Urban expansion, including commercial uses, residential development, and construction of recreational facilities, poses imminent threats at the Springtown and Woodland sites. Numerous other factors threaten the remaining populations. Changes in the seasonal water cycles and movements by drainage, diking, and channelization have interrupted the seasonal overland flows and altered water salinity at Springtown, Woodland, and on lands adjacent to the Alkali Sink Ecological Reserve and National Wildlife Refuges. Because of the lack of genetic variability within and among the Sacramento Valley populations and the limited number of individuals in the Alkali Sink Ecological Reserve, western Madera County, and Woodland populations, random or catastrophic events could result in elimination of the species at any of these sites. Road maintenance is a potential threat at the Alkali Sink Ecological Reserve. The Springtown metapopulation faces many additional threats, including unauthorized fill of wetlands, encroachment by exotic plant species, off-road vehicle use, and livestock wallowing in seasonal pools.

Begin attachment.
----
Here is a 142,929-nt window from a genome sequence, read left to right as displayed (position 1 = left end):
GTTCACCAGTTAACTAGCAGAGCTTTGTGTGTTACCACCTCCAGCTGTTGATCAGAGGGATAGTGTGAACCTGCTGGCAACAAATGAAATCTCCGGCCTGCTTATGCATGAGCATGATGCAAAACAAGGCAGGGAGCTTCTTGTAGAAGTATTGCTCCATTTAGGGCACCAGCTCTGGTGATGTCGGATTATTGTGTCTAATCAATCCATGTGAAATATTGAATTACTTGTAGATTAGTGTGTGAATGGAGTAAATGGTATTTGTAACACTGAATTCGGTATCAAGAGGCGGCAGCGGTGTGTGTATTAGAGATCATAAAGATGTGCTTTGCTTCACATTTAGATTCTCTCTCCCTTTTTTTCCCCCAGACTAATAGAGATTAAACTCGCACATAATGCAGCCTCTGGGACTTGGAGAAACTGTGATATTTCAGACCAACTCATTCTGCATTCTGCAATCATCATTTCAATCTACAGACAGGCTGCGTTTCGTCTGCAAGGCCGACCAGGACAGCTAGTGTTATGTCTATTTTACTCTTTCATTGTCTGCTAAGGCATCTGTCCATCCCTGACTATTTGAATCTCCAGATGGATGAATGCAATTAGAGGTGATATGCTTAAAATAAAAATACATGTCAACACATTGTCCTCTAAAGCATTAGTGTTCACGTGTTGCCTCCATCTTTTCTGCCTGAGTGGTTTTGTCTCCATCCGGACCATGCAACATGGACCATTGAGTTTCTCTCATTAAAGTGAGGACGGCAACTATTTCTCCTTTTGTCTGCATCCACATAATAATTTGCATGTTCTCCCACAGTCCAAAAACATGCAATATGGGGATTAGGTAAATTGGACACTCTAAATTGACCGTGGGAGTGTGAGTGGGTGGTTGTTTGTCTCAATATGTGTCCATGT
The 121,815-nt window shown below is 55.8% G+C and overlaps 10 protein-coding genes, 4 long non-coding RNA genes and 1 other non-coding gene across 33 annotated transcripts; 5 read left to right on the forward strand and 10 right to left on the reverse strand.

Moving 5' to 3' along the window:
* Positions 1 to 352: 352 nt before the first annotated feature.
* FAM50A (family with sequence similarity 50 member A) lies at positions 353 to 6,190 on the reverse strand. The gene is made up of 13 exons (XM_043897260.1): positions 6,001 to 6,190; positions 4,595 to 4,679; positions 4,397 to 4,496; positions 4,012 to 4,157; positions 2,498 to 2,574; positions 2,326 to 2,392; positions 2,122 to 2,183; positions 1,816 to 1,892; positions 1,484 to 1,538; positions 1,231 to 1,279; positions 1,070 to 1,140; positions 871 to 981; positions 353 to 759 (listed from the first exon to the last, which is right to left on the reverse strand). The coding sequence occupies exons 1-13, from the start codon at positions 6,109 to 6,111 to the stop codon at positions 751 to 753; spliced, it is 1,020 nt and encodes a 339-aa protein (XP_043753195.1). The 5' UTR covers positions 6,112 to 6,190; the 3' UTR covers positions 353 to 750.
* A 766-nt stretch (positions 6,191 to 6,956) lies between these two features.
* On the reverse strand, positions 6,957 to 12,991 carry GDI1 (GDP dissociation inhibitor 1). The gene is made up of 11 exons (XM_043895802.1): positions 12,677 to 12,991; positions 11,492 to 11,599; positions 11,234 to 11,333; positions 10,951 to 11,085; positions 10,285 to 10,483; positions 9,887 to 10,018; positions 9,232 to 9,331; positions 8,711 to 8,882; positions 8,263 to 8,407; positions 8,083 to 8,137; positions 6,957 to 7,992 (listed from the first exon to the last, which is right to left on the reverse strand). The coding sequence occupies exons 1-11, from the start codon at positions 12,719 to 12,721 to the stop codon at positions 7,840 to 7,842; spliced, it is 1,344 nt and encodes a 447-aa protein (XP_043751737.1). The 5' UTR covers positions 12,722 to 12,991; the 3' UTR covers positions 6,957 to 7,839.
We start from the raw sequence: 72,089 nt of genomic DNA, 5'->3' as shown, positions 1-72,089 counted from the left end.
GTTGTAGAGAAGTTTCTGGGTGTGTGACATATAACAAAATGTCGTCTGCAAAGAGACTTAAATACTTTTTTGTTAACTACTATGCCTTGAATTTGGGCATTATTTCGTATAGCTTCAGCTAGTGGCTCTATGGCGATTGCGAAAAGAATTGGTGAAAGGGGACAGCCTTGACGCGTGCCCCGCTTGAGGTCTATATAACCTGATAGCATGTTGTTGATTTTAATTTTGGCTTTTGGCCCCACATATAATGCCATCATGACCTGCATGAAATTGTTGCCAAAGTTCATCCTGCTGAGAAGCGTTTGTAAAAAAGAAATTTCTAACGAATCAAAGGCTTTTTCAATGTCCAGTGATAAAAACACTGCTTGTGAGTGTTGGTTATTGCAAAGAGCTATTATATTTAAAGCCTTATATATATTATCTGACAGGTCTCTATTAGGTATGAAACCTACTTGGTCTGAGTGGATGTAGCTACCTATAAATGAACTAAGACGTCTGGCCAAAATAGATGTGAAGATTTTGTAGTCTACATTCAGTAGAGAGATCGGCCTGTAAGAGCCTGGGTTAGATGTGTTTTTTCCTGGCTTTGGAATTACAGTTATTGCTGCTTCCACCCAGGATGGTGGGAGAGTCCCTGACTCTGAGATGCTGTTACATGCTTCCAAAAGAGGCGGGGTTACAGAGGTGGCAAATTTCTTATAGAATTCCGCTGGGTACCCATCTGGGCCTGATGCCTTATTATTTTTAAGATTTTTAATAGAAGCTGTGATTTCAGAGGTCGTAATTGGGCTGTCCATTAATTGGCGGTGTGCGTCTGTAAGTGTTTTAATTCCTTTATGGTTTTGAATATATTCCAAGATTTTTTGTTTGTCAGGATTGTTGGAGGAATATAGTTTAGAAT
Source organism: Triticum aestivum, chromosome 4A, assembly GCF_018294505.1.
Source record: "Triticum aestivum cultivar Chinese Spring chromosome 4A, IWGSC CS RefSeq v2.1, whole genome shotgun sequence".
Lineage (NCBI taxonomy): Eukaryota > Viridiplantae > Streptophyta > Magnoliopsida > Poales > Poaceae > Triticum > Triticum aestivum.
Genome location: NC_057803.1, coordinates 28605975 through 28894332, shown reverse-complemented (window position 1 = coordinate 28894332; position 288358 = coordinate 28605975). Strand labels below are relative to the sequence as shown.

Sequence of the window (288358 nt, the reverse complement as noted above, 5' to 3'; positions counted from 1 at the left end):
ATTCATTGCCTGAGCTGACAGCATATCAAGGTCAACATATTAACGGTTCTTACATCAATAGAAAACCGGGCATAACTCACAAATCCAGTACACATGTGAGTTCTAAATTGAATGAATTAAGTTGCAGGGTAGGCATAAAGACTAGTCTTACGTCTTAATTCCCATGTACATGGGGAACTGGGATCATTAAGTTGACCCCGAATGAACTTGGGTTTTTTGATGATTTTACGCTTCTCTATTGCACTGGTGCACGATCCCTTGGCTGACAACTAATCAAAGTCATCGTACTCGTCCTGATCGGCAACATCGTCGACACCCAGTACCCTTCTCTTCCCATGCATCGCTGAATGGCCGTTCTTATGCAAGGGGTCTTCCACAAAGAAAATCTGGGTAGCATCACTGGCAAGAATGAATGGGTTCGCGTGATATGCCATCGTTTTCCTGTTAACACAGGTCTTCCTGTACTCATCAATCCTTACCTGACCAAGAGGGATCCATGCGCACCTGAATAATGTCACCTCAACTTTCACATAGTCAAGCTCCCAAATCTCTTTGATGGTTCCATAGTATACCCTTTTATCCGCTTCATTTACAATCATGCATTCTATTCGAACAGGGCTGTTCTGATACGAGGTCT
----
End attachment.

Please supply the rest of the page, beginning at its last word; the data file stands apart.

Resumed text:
Conservation and Recovery
Since 1988, the California Department of Fish and Game has sponsored intensive research on the biology, ecology, and management of palmatebracted bird's-beak at the Springtown Alkali Sink. The first study focused on habitat characterization and resulted in development of a management plan for the area. The next series of investigations into the life history, reproductive biology, genetic composition, and site relationships were conducted by the Center for Conservation Biology and resulted in development of a long-term monitoring program for the Springtown Alkali Sink.